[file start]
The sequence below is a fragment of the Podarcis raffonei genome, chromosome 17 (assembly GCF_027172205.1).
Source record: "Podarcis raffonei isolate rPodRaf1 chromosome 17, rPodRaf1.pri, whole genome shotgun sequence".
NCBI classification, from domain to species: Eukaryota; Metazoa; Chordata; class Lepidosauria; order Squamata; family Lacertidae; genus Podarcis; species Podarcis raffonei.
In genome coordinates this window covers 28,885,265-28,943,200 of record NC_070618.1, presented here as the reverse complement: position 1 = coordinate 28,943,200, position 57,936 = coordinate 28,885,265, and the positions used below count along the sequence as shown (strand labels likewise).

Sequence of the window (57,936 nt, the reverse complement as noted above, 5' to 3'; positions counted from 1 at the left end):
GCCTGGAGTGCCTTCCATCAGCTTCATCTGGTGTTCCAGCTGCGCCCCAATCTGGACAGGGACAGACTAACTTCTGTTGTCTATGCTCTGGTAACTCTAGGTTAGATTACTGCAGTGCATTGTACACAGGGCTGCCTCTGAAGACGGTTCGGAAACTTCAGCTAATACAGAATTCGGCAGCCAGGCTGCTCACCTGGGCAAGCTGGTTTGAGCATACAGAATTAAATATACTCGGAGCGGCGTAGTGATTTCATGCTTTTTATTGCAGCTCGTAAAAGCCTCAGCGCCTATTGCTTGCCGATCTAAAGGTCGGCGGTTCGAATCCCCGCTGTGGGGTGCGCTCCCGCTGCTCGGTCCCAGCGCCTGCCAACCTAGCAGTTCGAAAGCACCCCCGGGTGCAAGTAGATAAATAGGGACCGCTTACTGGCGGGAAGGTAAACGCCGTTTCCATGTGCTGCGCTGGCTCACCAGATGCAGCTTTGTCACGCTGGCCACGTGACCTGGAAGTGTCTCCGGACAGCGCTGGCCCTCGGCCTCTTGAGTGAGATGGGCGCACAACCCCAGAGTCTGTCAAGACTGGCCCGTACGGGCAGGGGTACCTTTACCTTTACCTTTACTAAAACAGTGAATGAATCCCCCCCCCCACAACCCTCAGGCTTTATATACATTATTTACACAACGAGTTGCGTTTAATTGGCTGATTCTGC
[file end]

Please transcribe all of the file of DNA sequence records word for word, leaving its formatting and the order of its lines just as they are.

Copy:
The sequence below is a fragment of the Podarcis raffonei genome, chromosome 17 (assembly GCF_027172205.1).
Source record: "Podarcis raffonei isolate rPodRaf1 chromosome 17, rPodRaf1.pri, whole genome shotgun sequence".
NCBI classification, from domain to species: Eukaryota; Metazoa; Chordata; class Lepidosauria; order Squamata; family Lacertidae; genus Podarcis; species Podarcis raffonei.
In genome coordinates this window covers 28,885,265-28,943,200 of record NC_070618.1, presented here as the reverse complement: position 1 = coordinate 28,943,200, position 57,936 = coordinate 28,885,265, and the positions used below count along the sequence as shown (strand labels likewise).

Sequence of the window (57,936 nt, the reverse complement as noted above, 5' to 3'; positions counted from 1 at the left end):
GCCTGGAGTGCCTTCCATCAGCTTCATCTGGTGTTCCAGCTGCGCCCCAATCTGGACAGGGACAGACTAACTTCTGTTGTCTATGCTCTGGTAACTCTAGGTTAGATTACTGCAGTGCATTGTACACAGGGCTGCCTCTGAAGACGGTTCGGAAACTTCAGCTAATACAGAATTCGGCAGCCAGGCTGCTCACCTGGGCAAGCTGGTTTGAGCATACAGAATTAAATATACTCGGAGCGGCGTAGTGATTTCATGCTTTTTATTGCAGCTCGTAAAAGCCTCAGCGCCTATTGCTTGCCGATCTAAAGGTCGGCGGTTCGAATCCCCGCTGTGGGGTGCGCTCCCGCTGCTCGGTCCCAGCGCCTGCCAACCTAGCAGTTCGAAAGCACCCCCGGGTGCAAGTAGATAAATAGGGACCGCTTACTGGCGGGAAGGTAAACGCCGTTTCCATGTGCTGCGCTGGCTCACCAGATGCAGCTTTGTCACGCTGGCCACGTGACCTGGAAGTGTCTCCGGACAGCGCTGGCCCTCGGCCTCTTGAGTGAGATGGGCGCACAACCCCAGAGTCTGTCAAGACTGGCCCGTACGGGCAGGGGTACCTTTACCTTTACCTTTACTAAAACAGTGAATGAATCCCCCCCCCCACAACCCTCAGGCTTTATATACATTATTTACACAACGAGTTGCGTTTAATTGGCTGATTCTGC